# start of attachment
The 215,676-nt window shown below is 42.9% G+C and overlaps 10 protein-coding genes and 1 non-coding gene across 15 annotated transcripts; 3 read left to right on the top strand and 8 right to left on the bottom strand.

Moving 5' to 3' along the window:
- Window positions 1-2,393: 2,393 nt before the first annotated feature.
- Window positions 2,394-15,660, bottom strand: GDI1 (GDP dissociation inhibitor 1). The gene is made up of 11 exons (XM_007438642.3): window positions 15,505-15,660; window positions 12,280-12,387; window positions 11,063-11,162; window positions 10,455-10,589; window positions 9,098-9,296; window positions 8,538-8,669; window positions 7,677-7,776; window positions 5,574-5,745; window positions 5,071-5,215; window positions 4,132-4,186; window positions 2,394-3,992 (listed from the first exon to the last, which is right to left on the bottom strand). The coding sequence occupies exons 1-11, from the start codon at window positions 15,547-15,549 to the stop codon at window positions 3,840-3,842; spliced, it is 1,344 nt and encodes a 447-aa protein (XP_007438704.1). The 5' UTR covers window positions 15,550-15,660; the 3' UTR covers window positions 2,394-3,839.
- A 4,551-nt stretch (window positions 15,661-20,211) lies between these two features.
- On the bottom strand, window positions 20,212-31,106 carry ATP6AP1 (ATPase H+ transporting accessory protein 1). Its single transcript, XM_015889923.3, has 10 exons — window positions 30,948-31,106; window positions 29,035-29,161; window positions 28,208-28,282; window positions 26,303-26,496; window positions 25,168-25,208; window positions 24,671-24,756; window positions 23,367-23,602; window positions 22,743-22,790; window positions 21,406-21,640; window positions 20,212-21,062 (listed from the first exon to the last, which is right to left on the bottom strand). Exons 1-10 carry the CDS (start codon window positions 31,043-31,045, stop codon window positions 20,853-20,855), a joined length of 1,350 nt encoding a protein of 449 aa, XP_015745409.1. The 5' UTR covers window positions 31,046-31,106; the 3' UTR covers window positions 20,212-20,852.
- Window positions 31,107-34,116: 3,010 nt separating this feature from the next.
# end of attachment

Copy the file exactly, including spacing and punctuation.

The 215,676-nt window shown below is 42.9% G+C and overlaps 10 protein-coding genes and 1 non-coding gene across 15 annotated transcripts; 3 read left to right on the top strand and 8 right to left on the bottom strand.

Moving 5' to 3' along the window:
- Window positions 1-2,393: 2,393 nt before the first annotated feature.
- Window positions 2,394-15,660, bottom strand: GDI1 (GDP dissociation inhibitor 1). The gene is made up of 11 exons (XM_007438642.3): window positions 15,505-15,660; window positions 12,280-12,387; window positions 11,063-11,162; window positions 10,455-10,589; window positions 9,098-9,296; window positions 8,538-8,669; window positions 7,677-7,776; window positions 5,574-5,745; window positions 5,071-5,215; window positions 4,132-4,186; window positions 2,394-3,992 (listed from the first exon to the last, which is right to left on the bottom strand). The coding sequence occupies exons 1-11, from the start codon at window positions 15,547-15,549 to the stop codon at window positions 3,840-3,842; spliced, it is 1,344 nt and encodes a 447-aa protein (XP_007438704.1). The 5' UTR covers window positions 15,550-15,660; the 3' UTR covers window positions 2,394-3,839.
- A 4,551-nt stretch (window positions 15,661-20,211) lies between these two features.
- On the bottom strand, window positions 20,212-31,106 carry ATP6AP1 (ATPase H+ transporting accessory protein 1). Its single transcript, XM_015889923.3, has 10 exons — window positions 30,948-31,106; window positions 29,035-29,161; window positions 28,208-28,282; window positions 26,303-26,496; window positions 25,168-25,208; window positions 24,671-24,756; window positions 23,367-23,602; window positions 22,743-22,790; window positions 21,406-21,640; window positions 20,212-21,062 (listed from the first exon to the last, which is right to left on the bottom strand). Exons 1-10 carry the CDS (start codon window positions 31,043-31,045, stop codon window positions 20,853-20,855), a joined length of 1,350 nt encoding a protein of 449 aa, XP_015745409.1. The 5' UTR covers window positions 31,046-31,106; the 3' UTR covers window positions 20,212-20,852.
- Window positions 31,107-34,116: 3,010 nt separating this feature from the next.